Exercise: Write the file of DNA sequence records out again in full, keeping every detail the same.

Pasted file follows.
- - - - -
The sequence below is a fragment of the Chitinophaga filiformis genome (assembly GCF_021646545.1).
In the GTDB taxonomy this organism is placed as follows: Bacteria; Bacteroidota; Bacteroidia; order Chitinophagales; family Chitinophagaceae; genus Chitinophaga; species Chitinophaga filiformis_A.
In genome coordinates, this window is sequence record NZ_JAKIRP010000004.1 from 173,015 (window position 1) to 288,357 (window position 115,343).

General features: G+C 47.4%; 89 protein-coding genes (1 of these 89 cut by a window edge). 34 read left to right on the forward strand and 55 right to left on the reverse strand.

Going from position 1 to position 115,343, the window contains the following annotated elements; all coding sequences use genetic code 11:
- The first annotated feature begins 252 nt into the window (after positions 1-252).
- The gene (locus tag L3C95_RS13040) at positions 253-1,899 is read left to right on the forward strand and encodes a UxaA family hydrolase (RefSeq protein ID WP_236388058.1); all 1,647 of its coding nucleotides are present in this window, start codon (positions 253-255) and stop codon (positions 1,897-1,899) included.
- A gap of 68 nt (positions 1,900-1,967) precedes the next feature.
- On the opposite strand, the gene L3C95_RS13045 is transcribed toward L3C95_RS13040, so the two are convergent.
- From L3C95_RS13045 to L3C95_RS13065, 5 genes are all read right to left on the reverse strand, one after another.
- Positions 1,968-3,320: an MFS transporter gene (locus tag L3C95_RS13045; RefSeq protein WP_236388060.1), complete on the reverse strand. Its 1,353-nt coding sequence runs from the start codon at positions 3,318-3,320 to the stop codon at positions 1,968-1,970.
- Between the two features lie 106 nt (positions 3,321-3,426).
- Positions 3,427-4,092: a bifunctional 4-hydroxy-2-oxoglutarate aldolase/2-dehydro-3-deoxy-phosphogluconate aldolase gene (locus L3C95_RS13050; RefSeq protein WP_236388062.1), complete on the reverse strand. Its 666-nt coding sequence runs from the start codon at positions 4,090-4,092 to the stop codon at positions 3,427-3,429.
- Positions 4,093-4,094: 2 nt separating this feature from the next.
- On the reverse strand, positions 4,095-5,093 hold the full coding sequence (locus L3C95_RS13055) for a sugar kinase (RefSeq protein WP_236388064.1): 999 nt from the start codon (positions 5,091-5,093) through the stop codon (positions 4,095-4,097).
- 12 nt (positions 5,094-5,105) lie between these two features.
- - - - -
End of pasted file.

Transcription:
The sequence below is a fragment of the Chitinophaga filiformis genome (assembly GCF_021646545.1).
In the GTDB taxonomy this organism is placed as follows: Bacteria; Bacteroidota; Bacteroidia; order Chitinophagales; family Chitinophagaceae; genus Chitinophaga; species Chitinophaga filiformis_A.
In genome coordinates, this window is sequence record NZ_JAKIRP010000004.1 from 173,015 (window position 1) to 288,357 (window position 115,343).

General features: G+C 47.4%; 89 protein-coding genes (1 of these 89 cut by a window edge). 34 read left to right on the forward strand and 55 right to left on the reverse strand.

Going from position 1 to position 115,343, the window contains the following annotated elements; all coding sequences use genetic code 11:
- The first annotated feature begins 252 nt into the window (after positions 1-252).
- The gene (locus tag L3C95_RS13040) at positions 253-1,899 is read left to right on the forward strand and encodes a UxaA family hydrolase (RefSeq protein ID WP_236388058.1); all 1,647 of its coding nucleotides are present in this window, start codon (positions 253-255) and stop codon (positions 1,897-1,899) included.
- A gap of 68 nt (positions 1,900-1,967) precedes the next feature.
- On the opposite strand, the gene L3C95_RS13045 is transcribed toward L3C95_RS13040, so the two are convergent.
- From L3C95_RS13045 to L3C95_RS13065, 5 genes are all read right to left on the reverse strand, one after another.
- Positions 1,968-3,320: an MFS transporter gene (locus tag L3C95_RS13045; RefSeq protein WP_236388060.1), complete on the reverse strand. Its 1,353-nt coding sequence runs from the start codon at positions 3,318-3,320 to the stop codon at positions 1,968-1,970.
- Between the two features lie 106 nt (positions 3,321-3,426).
- Positions 3,427-4,092: a bifunctional 4-hydroxy-2-oxoglutarate aldolase/2-dehydro-3-deoxy-phosphogluconate aldolase gene (locus L3C95_RS13050; RefSeq protein WP_236388062.1), complete on the reverse strand. Its 666-nt coding sequence runs from the start codon at positions 4,090-4,092 to the stop codon at positions 3,427-3,429.
- Positions 4,093-4,094: 2 nt separating this feature from the next.
- On the reverse strand, positions 4,095-5,093 hold the full coding sequence (locus L3C95_RS13055) for a sugar kinase (RefSeq protein WP_236388064.1): 999 nt from the start codon (positions 5,091-5,093) through the stop codon (positions 4,095-4,097).
- 12 nt (positions 5,094-5,105) lie between these two features.